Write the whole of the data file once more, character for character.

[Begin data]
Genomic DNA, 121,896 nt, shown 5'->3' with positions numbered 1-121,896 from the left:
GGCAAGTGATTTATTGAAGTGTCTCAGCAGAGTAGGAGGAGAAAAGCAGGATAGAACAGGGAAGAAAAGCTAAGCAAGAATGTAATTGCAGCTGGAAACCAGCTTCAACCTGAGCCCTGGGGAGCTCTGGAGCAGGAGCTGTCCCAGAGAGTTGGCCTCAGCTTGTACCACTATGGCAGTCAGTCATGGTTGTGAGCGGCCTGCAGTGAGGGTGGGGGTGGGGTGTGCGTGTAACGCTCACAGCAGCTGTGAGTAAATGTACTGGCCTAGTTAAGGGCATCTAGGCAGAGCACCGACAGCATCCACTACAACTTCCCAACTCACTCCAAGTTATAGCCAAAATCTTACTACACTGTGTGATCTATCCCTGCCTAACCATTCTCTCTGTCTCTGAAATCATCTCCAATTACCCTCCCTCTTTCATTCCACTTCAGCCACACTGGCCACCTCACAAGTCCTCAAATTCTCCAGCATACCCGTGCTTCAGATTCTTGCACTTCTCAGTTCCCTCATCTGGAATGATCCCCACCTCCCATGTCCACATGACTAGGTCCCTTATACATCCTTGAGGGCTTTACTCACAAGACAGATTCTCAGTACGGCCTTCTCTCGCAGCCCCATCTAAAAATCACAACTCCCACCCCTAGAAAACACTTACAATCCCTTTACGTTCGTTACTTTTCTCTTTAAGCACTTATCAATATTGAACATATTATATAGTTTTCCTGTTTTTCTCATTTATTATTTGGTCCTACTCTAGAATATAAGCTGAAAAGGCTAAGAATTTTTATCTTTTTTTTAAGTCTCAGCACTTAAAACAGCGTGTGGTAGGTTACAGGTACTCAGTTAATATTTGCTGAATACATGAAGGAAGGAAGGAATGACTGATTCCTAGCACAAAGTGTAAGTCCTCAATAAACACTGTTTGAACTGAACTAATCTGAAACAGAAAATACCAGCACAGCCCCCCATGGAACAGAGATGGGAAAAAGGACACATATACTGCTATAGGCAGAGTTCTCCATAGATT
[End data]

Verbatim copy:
Genomic DNA, 121,896 nt, shown 5'->3' with positions numbered 1-121,896 from the left:
GGCAAGTGATTTATTGAAGTGTCTCAGCAGAGTAGGAGGAGAAAAGCAGGATAGAACAGGGAAGAAAAGCTAAGCAAGAATGTAATTGCAGCTGGAAACCAGCTTCAACCTGAGCCCTGGGGAGCTCTGGAGCAGGAGCTGTCCCAGAGAGTTGGCCTCAGCTTGTACCACTATGGCAGTCAGTCATGGTTGTGAGCGGCCTGCAGTGAGGGTGGGGGTGGGGTGTGCGTGTAACGCTCACAGCAGCTGTGAGTAAATGTACTGGCCTAGTTAAGGGCATCTAGGCAGAGCACCGACAGCATCCACTACAACTTCCCAACTCACTCCAAGTTATAGCCAAAATCTTACTACACTGTGTGATCTATCCCTGCCTAACCATTCTCTCTGTCTCTGAAATCATCTCCAATTACCCTCCCTCTTTCATTCCACTTCAGCCACACTGGCCACCTCACAAGTCCTCAAATTCTCCAGCATACCCGTGCTTCAGATTCTTGCACTTCTCAGTTCCCTCATCTGGAATGATCCCCACCTCCCATGTCCACATGACTAGGTCCCTTATACATCCTTGAGGGCTTTACTCACAAGACAGATTCTCAGTACGGCCTTCTCTCGCAGCCCCATCTAAAAATCACAACTCCCACCCCTAGAAAACACTTACAATCCCTTTACGTTCGTTACTTTTCTCTTTAAGCACTTATCAATATTGAACATATTATATAGTTTTCCTGTTTTTCTCATTTATTATTTGGTCCTACTCTAGAATATAAGCTGAAAAGGCTAAGAATTTTTATCTTTTTTTTAAGTCTCAGCACTTAAAACAGCGTGTGGTAGGTTACAGGTACTCAGTTAATATTTGCTGAATACATGAAGGAAGGAAGGAATGACTGATTCCTAGCACAAAGTGTAAGTCCTCAATAAACACTGTTTGAACTGAACTAATCTGAAACAGAAAATACCAGCACAGCCCCCCATGGAACAGAGATGGGAAAAAGGACACATATACTGCTATAGGCAGAGTTCTCCATAGATT